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Los Santos Eco-Trail

Los Santos EcoTrail – Where Tradition and Tourism Walk Hand In Hand

In a region of Costa Rica known for premium coffee production and crisp mountain air, a visionary project to address the most urgent challenges facing communities is being developed by a group of community leaders and Vancouver Island University.

With the steady growth of the tourism industry throughout the country, rural communities have struggled to find a balance between conserving traditional lifestyles and natural resources while also earning an income. Through small-scale agrotourism, the region of Los Santos, southwest of San Jose, is able to preserve its precious rural way of life.


A multi-day trail, known informally as the Los Santos Eco-Trail, has saved the day. Inaugurated last year, the trail winds the thick cloud forest of the Dota region, linking a handful of quaint farming communities and homestays over 31 miles (50 km) before emerging on the Pacific Ocean in Quepos.

The trail begins just off the Pan-American Highway, at the journey’s highest point in our journey, where trees are gnarled by their constant exposure to cold winds and rain at roughly 3000 meters (10,000 feet). The Talamanca Mountains separate the city of San Jose from southern Costa Rica, and traders, settlers, and explorers sought shelter in these structures as they crossed the mountains connecting the two regions. While the route has since been replaced by highway, the house still stands as a reminder of the hardships these rural people endured to bring their crops to the market.


From the shelter, the trail drops in elevation through Quetzales National Park into one of several valleys that must be crossed over the coming days. At this elevation, the mighty rivers that eventually charge into the Pacific are clear trickling streams that cascade through the heavily forested region, and our senses are filled with chattering birds and swirling mist.

As we approach the first village, small-scale coffee farms soon dot the landscape. Following traditional growing methods, these farms integrate mixed crops like banana, plantain, apples, and avocado, and much of the coffee is growing under the shade of trees.


The trail continues to cross small farms and forested sections linking a series of rural farming villages. Each community offers distinctive cultural activities and experiences. We learn to dance, make artisanal crafts, cook tortillas and tamales from scratch, and many other lessons taught to us by the exceptionally kind families of each village. Warmth is the common thread that connects the people we meet who smile and welcome us into their homes as family.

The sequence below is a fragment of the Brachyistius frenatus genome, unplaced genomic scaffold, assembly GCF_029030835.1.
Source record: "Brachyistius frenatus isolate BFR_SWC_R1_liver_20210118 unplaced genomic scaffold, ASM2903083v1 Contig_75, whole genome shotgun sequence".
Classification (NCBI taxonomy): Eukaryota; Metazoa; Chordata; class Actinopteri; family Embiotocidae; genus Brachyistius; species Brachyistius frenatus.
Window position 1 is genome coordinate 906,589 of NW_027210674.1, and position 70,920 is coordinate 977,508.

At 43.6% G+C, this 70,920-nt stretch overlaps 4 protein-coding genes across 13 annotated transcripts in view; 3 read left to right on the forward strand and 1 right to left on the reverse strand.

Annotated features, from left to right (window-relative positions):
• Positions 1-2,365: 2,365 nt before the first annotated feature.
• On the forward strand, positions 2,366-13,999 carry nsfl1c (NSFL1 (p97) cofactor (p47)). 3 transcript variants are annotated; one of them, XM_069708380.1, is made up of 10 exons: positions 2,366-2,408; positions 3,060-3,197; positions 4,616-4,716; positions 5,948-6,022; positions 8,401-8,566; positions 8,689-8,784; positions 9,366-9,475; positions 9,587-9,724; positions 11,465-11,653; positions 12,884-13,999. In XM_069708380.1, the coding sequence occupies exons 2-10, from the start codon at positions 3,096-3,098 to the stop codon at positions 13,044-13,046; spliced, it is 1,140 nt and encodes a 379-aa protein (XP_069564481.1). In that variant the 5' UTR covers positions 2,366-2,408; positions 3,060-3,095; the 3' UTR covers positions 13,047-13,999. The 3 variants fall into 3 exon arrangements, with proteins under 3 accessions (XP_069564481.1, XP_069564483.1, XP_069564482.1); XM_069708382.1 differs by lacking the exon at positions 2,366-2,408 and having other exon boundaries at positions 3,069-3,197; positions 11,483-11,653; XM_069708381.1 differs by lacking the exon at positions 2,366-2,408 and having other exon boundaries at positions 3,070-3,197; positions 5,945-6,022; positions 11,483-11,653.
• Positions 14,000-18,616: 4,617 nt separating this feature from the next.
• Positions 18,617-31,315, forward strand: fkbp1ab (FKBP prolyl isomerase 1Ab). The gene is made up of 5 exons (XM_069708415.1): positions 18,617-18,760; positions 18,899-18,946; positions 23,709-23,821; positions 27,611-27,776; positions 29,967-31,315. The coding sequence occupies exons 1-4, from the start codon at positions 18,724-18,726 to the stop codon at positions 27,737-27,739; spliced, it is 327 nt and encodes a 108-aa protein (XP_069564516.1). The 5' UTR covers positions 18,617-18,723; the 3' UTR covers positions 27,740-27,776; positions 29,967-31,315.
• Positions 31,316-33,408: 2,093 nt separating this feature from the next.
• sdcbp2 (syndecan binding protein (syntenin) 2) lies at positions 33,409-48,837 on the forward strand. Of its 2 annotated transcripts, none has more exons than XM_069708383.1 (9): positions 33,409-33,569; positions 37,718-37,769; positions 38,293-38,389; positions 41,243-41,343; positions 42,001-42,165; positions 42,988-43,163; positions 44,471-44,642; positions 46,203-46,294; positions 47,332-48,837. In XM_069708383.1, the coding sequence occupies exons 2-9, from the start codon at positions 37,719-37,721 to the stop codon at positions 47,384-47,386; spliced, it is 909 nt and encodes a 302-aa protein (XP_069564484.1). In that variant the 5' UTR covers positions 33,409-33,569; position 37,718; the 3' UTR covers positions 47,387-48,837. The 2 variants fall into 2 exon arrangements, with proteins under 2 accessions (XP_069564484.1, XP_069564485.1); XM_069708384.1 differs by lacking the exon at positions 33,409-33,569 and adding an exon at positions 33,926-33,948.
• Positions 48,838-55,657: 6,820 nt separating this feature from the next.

Traditional livelihoods are emphasized throughout the adventure, and we are involved in learning how these communities have survived off the land for generations. The people of Providencia show us the process of high grown sustainable coffee harvesting from bush to hand driven grinder. Quebrada Grande surprises us with the fact that they produce the highest yield of avocados per tree in the country. In Santa Maria we learn about the challenges of sustainable small-scale farming, while in Naranjillo we process sugar cane into juice and crude molasses. As the trail drops in elevation, the vegetation, wildlife, and chief crops changes, but the opportunity to learn directly from farmers that depend on the practices gives this tour an authenticity unlike other tourism experiences in Costa Rica.


“We really believe in this project, and we are doing this for the future of our children,” said our community representative upon leaving a coffee farm that boasts an additional 86 other edible and medicinal crops. “We love our rural way of life, and don’t want to see that disappear.”

As we approach the end of the trail, small-scale farms are replaced by large swathes of palm oil and eventually more conventional tourism in Quepos and Manuel Antonio, but the memories of the rich cultural emersion with our new friends throughout the trail gives much hope for a future of tourism projects that aim to conserve rural traditions and natural resources for generations to come. an innovative advance of tourism projects aiming at conserving rural community traditions and natural resources for generations to come.

The Los Santos Eco-Trail is still in development, but to learn more about it or the Heart of Gold Project visit www.heartofgoldproject.com


Originally published in Nature Landings June/July 2013 Issue


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